By Dr Selwyn R. Cudjoe
January 08, 2024
Pain, fear, nausea, benumb our sensibilities.
Not sure how many of us will live to see tomorrow's light,
Not confident our country will remain a coherent whole
After we leave this earth and our politicians depart this life in ignominy.
On January 1, 2024, Prime Minister Keith Rowley offered a disappointing New Year's greeting to his nation. It is as though he were speaking about another country at another moment of time; sounding as someone out of touch with the existentialist realities of his society.
Any serious Trinidad and Tobago leader understands that the three most important challenges that face the country are crime, more crime, and more violent crime. Yet our Prime Minister delivered his New Year's greeting with all the irrational exuberance of an immature schoolboy who believes he only has to put together a few platitudinous sentiments and that will satisfy the deepening gloom the country faces.
The Prime Minister claims we live in a "multi-polar world", that the Caribbean must remain a "zone of peace" and we must be mindful of the dangers of the Israel-Hamas war. I am not sure how those sentiments affect the madness in our country.
T&T is on the decline. Two events over the past week will suffice. On December 30, Anesha Narine-Boodhoo, an El Socorro businesswoman, was kidnapped from her home. "Three unmasked men exited the vehicle and made their way towards Narine-Boodhoo... dragged her out of the SUV and placed her in their vehicle." (Express, December 31, 2003). Luckily, Narine-Boodhoo was returned safely to her home on Tuesday.
Last Sunday the Express reported: "Two men were fatally shot in St Augustine yesterday morning. They were identified as 35-year-old Anand Bisson, aka "Fly", and 20-year-old Shane Ramjitsingh. Relatives said they believe the shooter may be about 14 years old... Their 20-year-old friend, of Pinto Road, Arima, was also shot during the attack."
The report continued: "Relatives of the men said they did not understand why they were killed. ‘They were just in the gallery liming last night and came back in and were all just relaxing and preparing for the day. A youth man they know run up to them and just opened fire. The youth man then run down the road in a speed. He look about 13 or 14.'"
Two concepts are necessary to understand the gravity of our situation.
The first is the normalisation of crime; that is, the kidnappers' indifference to being caught—they didn't even wear masks to hide their identities.
The second concept revolves around the relatives' incomprehension of "why they [their friends] were killed" and the almost irrational nature of the act. A relative of the deceased asked the pertinent question: "What is happening to our children? What is happening to our country?"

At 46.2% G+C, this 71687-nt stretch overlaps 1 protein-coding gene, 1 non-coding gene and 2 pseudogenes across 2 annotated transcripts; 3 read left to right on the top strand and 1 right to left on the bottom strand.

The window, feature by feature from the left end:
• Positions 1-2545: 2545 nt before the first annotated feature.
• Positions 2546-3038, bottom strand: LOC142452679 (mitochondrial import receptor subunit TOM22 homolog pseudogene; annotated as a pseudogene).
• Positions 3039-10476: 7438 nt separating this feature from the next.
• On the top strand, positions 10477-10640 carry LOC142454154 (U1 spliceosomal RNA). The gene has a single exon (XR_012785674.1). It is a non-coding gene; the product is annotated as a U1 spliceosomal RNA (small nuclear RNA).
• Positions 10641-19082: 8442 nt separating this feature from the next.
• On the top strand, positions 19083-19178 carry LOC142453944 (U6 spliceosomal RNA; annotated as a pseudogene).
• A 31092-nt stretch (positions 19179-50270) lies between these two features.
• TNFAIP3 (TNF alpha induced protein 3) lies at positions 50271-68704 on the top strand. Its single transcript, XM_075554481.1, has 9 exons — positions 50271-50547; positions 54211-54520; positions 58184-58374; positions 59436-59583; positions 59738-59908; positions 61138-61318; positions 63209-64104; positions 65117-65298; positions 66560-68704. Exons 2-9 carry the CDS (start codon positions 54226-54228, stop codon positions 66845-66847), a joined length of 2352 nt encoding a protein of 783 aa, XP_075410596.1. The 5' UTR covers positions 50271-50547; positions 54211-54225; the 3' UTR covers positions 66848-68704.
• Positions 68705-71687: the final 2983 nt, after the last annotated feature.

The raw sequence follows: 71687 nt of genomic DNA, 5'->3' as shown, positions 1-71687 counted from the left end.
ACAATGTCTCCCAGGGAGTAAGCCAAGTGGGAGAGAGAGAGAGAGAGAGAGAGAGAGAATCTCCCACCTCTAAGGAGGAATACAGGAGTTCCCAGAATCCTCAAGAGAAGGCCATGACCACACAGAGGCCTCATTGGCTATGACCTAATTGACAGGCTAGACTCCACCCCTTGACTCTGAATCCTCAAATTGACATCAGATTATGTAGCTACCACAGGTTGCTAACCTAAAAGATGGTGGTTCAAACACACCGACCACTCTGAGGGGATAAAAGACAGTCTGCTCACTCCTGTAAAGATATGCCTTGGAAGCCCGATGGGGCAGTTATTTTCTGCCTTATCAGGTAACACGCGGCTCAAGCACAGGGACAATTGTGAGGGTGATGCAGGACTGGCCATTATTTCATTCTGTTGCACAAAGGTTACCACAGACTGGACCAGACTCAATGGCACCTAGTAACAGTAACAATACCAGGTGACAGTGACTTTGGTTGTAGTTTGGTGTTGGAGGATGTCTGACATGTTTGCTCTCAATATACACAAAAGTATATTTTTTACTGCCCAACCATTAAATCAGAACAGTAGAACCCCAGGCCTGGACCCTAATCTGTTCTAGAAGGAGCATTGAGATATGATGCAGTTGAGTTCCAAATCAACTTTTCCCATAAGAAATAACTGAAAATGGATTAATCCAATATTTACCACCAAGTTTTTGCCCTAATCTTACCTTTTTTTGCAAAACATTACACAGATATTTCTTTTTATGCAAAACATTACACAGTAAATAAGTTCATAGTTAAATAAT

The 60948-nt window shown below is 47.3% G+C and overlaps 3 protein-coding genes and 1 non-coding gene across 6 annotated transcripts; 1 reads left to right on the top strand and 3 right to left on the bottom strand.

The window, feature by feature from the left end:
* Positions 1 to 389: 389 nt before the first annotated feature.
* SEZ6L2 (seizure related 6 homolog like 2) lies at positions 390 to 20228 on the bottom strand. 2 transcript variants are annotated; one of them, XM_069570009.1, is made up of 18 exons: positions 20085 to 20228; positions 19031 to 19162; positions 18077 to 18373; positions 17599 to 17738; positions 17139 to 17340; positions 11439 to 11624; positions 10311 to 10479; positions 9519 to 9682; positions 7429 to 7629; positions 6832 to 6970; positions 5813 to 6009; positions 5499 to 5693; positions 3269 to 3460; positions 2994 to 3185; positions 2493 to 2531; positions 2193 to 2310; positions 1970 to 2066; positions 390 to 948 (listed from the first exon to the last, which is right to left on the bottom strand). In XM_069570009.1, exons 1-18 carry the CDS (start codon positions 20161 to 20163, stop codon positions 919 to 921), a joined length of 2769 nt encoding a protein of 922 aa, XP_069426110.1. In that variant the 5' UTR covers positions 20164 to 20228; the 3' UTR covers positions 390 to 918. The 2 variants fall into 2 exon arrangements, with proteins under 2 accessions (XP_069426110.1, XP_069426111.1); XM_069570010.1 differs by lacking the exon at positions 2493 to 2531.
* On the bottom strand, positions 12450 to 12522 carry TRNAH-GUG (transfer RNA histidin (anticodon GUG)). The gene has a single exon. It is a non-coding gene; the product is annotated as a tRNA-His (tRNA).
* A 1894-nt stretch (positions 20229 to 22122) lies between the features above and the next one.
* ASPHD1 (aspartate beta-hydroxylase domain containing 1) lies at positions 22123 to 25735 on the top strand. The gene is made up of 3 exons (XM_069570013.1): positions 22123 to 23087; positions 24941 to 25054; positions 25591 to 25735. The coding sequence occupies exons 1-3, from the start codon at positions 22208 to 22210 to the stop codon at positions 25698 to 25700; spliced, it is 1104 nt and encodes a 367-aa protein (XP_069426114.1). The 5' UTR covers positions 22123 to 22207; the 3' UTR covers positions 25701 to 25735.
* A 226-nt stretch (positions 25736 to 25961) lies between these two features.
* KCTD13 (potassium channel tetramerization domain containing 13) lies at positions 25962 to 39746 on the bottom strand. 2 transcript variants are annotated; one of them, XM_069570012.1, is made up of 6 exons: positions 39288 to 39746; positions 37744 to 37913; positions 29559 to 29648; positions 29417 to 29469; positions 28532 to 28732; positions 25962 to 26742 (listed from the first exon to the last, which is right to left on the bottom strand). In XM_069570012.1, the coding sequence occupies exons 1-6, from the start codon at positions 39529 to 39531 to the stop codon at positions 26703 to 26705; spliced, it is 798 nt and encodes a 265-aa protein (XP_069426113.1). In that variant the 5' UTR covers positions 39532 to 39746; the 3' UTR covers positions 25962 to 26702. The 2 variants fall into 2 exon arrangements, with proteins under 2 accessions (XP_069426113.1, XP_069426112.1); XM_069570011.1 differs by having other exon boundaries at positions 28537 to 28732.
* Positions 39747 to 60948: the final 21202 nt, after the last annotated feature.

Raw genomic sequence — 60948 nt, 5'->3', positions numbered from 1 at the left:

In light of crime incidents, the United States Embassy offered a security alert for its citizens visiting Trinidad: "Due to recent increased gang activity in St Augustine, US citizens are advised to exercise extreme caution in the St Augustine areas of Trincity Mall [Tacarigua], Grand Bazaar and Valsayn areas in the new year." On December 30, our Prime Minister spoke of the "brazenness" of the criminal elements "that is rooted in the belief that they would not be apprehended, and even if they are held, they have nothing to fear from the judicial system". (Express, December 31.) For once, he did not blame the UNC for his Government's shortcomings in terms of policing and the courts' inability to act quickly and effectively.
The Prime Minister said in his New Year's Day address: "I am pleased that your Government can state that it greets the new year with a renewed sense of optimism, as we strengthen our energy base, enhance the nation's infrastructure, improve the conditions of investment, and continue our attempts to improve and make the daily lives of citizens safer."
Such a statement sounded contradictory. Although billions of dollars (financial capital) have passed through our system over the last 30 years, the social and cultural situation of our society (our cultural capital) has diminished severely. Is there any logical reason to think that pouring more money into the society will make the crime situation any better?
Our fight against crime will not improve because Keith Rowley, his Cabinet, his Judiciary, and his police officers have not put their hands on the major source of the problem. Our problem does not reside in "a handful of citizens" who wreak "death and destruction... upon the vast majority of the population" (Rowley's analysis). Anthropologically, it inheres in a Culture (with a big "C") that we have not examined carefully.
This continuing violence, indifference to the law, and the inability of the Government to prevent crime are deeply embedded in our society. Our inability to conduct the necessary examination stymies any avenue of understanding or change. Gillian Tett has noted: "The fundamental idea of anthropology is that we're shaped by cultural assumptions that we're barely aware of because we are creatures of our own environment and culture."
It is not self-evident who we are as a people without questioning some of the assumptions we make about ourselves. We must dig deeply into our society to find what frames our behaviour and guides our actions. In doing so, we may realise that all of us are involved in the deepening criminalisation of our society.
—Prof Cudjoe's e-mail address is email@example.com. He can be reached @ProfessorCudjoe.
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The Slave Master of Trinidad by Dr. Selwyn R. Cudjoe